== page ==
Besides, I had this weird, electric, left-of-center feeling of heightened reality, just catching glances of her from across the room. Colors too real, details too sharp, a feeling like I’d had seeing UFOs when I was a kid.
I didn’t want to ruin that. Sure, I could have gone over and proven to myself what I rationally knew was true — that this was just an ordinary girl who happened to look the way I’d imagined a character I’d created looks.
But I didn’t, and instead, I left room in my life for uncollapsed wild possibility — honoring my imagination, and giving respect to wherever it is characters and ideas and all of that crazy magic comes from — and let myself believe, just a little bit, that Nikki Velvet had really come out to the club that night with her friends, just to let me see her, and just to let me know that, after everything I had put her through — she was happy and safe.
Don’t you hate those posts on blogs that basically just say, “Sorry I haven’t been blogging!” Well, this is one of those, kind of. Sorry.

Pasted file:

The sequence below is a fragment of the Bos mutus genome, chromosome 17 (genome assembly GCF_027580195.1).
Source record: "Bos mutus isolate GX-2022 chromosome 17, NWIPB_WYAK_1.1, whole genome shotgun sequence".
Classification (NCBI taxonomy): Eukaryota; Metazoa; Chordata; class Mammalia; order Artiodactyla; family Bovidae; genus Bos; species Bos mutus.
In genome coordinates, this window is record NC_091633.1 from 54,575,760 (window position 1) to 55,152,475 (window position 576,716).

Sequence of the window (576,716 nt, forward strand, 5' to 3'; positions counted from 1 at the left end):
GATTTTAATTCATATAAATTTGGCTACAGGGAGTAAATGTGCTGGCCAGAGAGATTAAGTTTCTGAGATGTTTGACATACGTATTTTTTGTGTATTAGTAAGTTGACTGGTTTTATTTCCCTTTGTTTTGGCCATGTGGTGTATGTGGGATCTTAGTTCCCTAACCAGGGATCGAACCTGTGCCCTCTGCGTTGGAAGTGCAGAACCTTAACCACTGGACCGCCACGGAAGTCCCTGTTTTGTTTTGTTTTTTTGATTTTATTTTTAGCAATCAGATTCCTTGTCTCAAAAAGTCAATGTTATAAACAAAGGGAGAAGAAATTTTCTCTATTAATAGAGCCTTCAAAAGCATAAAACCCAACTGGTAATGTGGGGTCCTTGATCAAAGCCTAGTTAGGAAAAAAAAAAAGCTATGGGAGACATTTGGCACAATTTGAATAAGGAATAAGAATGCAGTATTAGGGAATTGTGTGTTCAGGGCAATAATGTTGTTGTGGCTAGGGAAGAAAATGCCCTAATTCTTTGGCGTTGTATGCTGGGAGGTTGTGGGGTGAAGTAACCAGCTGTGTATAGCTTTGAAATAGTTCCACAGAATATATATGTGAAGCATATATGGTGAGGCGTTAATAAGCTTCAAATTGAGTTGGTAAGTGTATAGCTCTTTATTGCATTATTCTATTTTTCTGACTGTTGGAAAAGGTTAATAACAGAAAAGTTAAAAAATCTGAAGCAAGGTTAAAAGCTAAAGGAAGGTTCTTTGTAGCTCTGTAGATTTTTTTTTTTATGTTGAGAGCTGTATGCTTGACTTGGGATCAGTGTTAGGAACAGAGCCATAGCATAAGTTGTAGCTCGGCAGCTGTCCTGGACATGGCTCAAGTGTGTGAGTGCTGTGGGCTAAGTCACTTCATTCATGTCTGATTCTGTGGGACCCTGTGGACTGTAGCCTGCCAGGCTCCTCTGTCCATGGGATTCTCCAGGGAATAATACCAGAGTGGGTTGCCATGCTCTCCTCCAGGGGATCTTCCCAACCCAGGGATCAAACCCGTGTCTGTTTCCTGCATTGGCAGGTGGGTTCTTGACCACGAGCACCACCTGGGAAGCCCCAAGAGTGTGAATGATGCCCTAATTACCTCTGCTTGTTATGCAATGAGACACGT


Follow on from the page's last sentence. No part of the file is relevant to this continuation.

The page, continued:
I haven’t posted anything here in, ohhhh-hh, let’s say six months. It’s not that I don’t have an active, visible presence out there in Social Web — I’m on your Facebooks and your Twitters and Tumblrs, and on Twongle and Bloozy and Zipsqueak and I’m pretty sure I just made some of those up, but my own website, the one I try to direct people to, has been sitting here neglected with tumbleweeds running through it. No, I’m not being metaphorical — there are actual tumbleweeds stuck in the webserver. No, I didn’t know that could happen, either.
It’s well past time to put up or shut up — or more to the point, put up or shut down. I could turn this site into a static set of pages, a bio, a newsletter subscription form, and a showcase for my books, and give up all pretense that I’m ever going to update the damn thing again. I keep seeing articles online lately that pretty much say, “Remember five years ago, when we said writers have to have blogs? Turns out they don’t. Blogging won’t help you sell books. You should save your time for better things.” So, maybe it is time to stop?